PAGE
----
Research Article

Evidence for High-Energy Extraterrestrial Neutrinos at the IceCube Detector

Science  22 Nov 2013:
Vol. 342, Issue 6161,
DOI: 10.1126/science.1242856

You are currently viewing the abstract.

View Full Text

Via your Institution

Log in through your institution

Log in through your institution

Structured Abstract


Neutrino observations are a unique probe of the universe’s highest-energy phenomena: Neutrinos are able to escape from dense astrophysical environments that photons cannot and are unambiguous tracers of cosmic ray acceleration. As protons and nuclei are accelerated, they interact with gas and background light near the source to produce subatomic particles such as charged pions and kaons, which then decay, emitting neutrinos. We report on results of an all-sky search for these neutrinos at energies above 30 TeV in the cubic kilometer antarctic IceCube observatory between May 2010 and May 2012.

Embedded Image

A 250 TeV neutrino interaction in IceCube. At the neutrino interaction point (bottom), a large particle shower is visible, with a muon produced in the interaction leaving up and to the left. The direction of the muon indicates the direction of the original neutrino.


We have isolated a sample of neutrinos by rejecting background muons from cosmic ray showers in the atmosphere, selecting only those neutrino candidates that are first observed in the detector interior rather than on the detector boundary. This search is primarily sensitive to neutrinos from all directions above 60 TeV, at which the lower-energy background atmospheric neutrinos become rare, with some sensitivity down to energies of 30 TeV. Penetrating muon backgrounds were evaluated using an in-data control sample, with atmospheric neutrino predictions based on theoretical modeling and extrapolation from previous lower-energy measurements.


We observed 28 neutrino candidate events (two previously reported), substantially more than the Embedded Image expected from atmospheric backgrounds, and ranging in energy from 30 to 1200 TeV. With the current level of statistics, we did not observe significant clustering of these events in time or space, preventing the identification of their sources at this time.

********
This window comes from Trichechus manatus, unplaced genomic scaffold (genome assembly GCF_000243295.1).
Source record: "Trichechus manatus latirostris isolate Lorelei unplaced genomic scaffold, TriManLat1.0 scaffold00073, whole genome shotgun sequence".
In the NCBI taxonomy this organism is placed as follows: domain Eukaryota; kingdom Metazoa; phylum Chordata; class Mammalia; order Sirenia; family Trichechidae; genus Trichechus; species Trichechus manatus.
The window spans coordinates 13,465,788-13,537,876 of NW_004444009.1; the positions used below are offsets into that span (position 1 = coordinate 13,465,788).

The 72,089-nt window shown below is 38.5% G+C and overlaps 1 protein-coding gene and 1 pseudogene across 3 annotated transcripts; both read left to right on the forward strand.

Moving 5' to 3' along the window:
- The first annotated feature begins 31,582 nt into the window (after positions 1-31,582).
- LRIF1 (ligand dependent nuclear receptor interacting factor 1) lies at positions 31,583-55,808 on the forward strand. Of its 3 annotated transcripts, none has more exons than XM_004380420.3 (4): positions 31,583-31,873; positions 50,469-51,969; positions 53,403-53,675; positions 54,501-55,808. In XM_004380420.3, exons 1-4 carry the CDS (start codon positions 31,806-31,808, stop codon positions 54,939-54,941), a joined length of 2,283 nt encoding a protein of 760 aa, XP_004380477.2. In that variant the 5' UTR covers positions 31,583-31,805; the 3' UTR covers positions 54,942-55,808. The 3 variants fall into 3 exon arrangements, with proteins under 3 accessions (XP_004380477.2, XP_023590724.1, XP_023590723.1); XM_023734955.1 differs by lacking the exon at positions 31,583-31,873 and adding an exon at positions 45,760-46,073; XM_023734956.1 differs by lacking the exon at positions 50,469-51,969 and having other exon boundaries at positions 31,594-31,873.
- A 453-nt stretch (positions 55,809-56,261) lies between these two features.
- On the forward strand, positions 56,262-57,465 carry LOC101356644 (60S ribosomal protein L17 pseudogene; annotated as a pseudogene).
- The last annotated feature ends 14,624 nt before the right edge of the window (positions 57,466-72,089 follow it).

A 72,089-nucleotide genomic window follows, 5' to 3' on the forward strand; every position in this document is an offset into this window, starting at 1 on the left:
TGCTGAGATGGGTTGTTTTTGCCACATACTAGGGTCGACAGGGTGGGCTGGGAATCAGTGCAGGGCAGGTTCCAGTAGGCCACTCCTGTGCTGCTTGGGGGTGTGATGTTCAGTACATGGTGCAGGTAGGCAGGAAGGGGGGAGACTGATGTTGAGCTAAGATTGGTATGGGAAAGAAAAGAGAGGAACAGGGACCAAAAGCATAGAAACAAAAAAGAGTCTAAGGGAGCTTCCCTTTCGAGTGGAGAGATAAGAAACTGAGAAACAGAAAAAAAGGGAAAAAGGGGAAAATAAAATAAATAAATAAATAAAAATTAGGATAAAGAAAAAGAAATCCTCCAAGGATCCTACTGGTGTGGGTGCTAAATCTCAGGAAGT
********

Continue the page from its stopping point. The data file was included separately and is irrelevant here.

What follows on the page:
The data contain a mixture of neutrino flavors compatible with flavor equipartition, originate primarily from the Southern Hemisphere where high-energy neutrinos are not absorbed by Earth, and have a hard energy spectrum compatible with that expected from cosmic ray accelerators. Within our present knowledge, the directions, energies, and topologies of these events are not compatible with expectations for terrestrial processes, deviating at the 4σ level from standard assumptions for the atmospheric background. These properties, in particular the north-south asymmetry, generically disfavor any purely atmospheric explanation for the data. Although not compatible with an atmospheric explanation, the data do match expectations for an origin in unidentified high-energy galactic or extragalactic neutrino accelerators.

Extraterrestrial Neutrinos

Neutrinos are thought to be produced in astrophysical sources outside our solar system but, up until recently, they had only been observed from one supernova in 1987. Aartsen et al. (10.1126/science.1242856; see the cover) report data obtained between 2010 and 2012 with the IceCube neutrino detector that reveal the presence of a high-energy neutrino flux containing the most energetic neutrinos ever observed, including 28 events at energies between 30 and 1200 TeV. Although the origin of this flux is unknown, the findings are consistent with expectations for a neutrino population with origins outside the solar system.


We report on results of an all-sky search for high-energy neutrino events interacting within the IceCube neutrino detector conducted between May 2010 and May 2012. The search follows up on the previous detection of two PeV neutrino events, with improved sensitivity and extended energy coverage down to about 30 TeV. Twenty-six additional events were observed, substantially more than expected from atmospheric backgrounds. Combined, both searches reject a purely atmospheric origin for the 28 events at the 4σ level. These 28 events, which include the highest energy neutrinos ever observed, have flavors, directions, and energies inconsistent with those expected from the atmospheric muon and neutrino backgrounds. These properties are, however, consistent with generic predictions for an additional component of extraterrestrial origin.

View Full Text

Related Content